A convention is always an exciting experience for those who love teaching and learning. In fact, these two walk hand in hand and can take place any time and anywhere and, fortunately, are not restricted to conventions. I guess conventions are so exciting because it is like being in a huge learning ball in which you dance with so many partners. You just have access to lots of interesting people and ideas at a single venue. You pick yourself wishing it will never end despite being jet lagged and suffering with the weather. Other times, you wish you could stretch time and space to go to every session that catches your attention in the program book, that you could chat with the dozens of teachers you meet in hallways, escalators, in sessions, and in so many other places. You also would like to go to every after hours hang out in breweries and restaurants, not just to drink or eat, but to learn more about teaching and learning and also to discover the humanity you share with those brilliant minds.
As you might have guessed, TESOL 2015 International Convention & English Language Expo was wonderful and I did not have time to see everything I wish I could. However, I have a few things I want to share with you. The Flipped Classroom was one of the hot topics of this convention. Flipping is a form of blended learning in which students learn content online at home and homework is done in class with teachers and students discussing and solving questions (Wikipedia). Flipping is not a new pedagogical concept or idea. Maybe what it is making a possibility so widely explored right now is the technological development that we have reached. If a couple of years ago, flipping was reduced to instructional videos that were supposed to be passively watched by students, currently there are tools that add interactivity to these learning objects. In Toronto I could see two tools that would add an interactive twist to a flipped video allowing students to check understanding and give instructors feedback.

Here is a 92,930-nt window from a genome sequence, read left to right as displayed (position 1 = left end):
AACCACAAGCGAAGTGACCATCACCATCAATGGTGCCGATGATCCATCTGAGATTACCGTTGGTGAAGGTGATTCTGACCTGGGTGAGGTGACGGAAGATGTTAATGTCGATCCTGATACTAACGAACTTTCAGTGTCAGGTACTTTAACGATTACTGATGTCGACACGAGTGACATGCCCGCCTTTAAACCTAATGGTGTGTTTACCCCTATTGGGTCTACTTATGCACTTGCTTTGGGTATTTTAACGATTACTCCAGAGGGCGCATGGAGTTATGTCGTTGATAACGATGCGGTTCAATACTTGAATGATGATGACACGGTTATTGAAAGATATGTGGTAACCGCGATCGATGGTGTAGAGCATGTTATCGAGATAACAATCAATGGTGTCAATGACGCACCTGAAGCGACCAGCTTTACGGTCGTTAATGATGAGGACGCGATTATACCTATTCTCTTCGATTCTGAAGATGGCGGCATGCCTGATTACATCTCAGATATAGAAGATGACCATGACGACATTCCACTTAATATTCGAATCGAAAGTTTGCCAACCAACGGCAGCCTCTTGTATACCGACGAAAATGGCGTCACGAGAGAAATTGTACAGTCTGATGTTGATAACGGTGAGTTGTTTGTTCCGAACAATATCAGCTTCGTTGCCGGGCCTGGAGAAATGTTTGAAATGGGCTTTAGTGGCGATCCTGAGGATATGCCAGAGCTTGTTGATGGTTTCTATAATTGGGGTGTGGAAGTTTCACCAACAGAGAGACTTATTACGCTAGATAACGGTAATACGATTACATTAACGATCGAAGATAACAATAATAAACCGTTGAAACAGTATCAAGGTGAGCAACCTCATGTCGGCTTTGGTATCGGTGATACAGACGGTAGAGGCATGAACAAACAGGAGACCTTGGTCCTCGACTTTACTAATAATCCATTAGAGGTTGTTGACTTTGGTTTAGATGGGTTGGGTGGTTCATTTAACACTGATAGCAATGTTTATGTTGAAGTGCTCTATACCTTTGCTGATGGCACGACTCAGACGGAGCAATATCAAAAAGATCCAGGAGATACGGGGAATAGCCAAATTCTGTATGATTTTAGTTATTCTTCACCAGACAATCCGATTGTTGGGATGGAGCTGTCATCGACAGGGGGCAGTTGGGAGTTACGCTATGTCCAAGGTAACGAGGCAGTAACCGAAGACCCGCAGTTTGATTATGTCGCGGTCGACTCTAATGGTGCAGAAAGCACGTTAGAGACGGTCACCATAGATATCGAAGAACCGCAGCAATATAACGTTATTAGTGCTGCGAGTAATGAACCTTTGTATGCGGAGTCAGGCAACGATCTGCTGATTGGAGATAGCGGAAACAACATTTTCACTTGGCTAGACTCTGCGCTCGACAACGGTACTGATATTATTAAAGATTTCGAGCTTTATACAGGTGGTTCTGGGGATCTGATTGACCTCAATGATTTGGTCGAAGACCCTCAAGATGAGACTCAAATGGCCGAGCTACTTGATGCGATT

In the lines bellow I will describe tow of these tools to you with some examples of my own. Hope you like them and get inspired to create some of your own.
Educanon is a tool that allows you to import videos from several channels on the web. You can get videos from Vimeo, YouTube, Teacher Tube, and many more. Besides that, you can also use your own. To do this, you will just have to upload it to one of these services and then use it to build your lesson. Once you choose a video, eduCanon allows you to crop it if you wish. Once you have the video at the size you want, you can add questions to it. When you are done, you can share it with your students or colleagues via e-mail or you can embed it to your website or blog as I did here. For this post, I generated an embed code that did not need registration. If you want to try it out, just provide the requested information. Hope you enjoy it.
Very similar to the previous one, EDpuzzle also allows you to add videos from many sources. However, it gives educators some more possibilities. You can add voice over to videos or power point presentations. The free version also allows you to add open ended questions. In the Toronto TESOL Convention, a teacher showed us how he used EDpuzzle to have his students create video quizzes at home using open ended questions and bring them to class to engage students in conversation. I have just created a similar activity using TED ED to give a glimpse of what you can do using the tool. Hope you enjoy it.
Not just thinking about flipping and its potential use in your teaching context, I thought these tools might be useful to engage your students in your traditional class set up. I really liked the fact that they allow teachers to personalize content by uploading their own videos or power point presentations or by choosing videos that their students can relate to.
If you happen to be interested in learning more about the Flipped Classroom, feel free to check my Pinterest board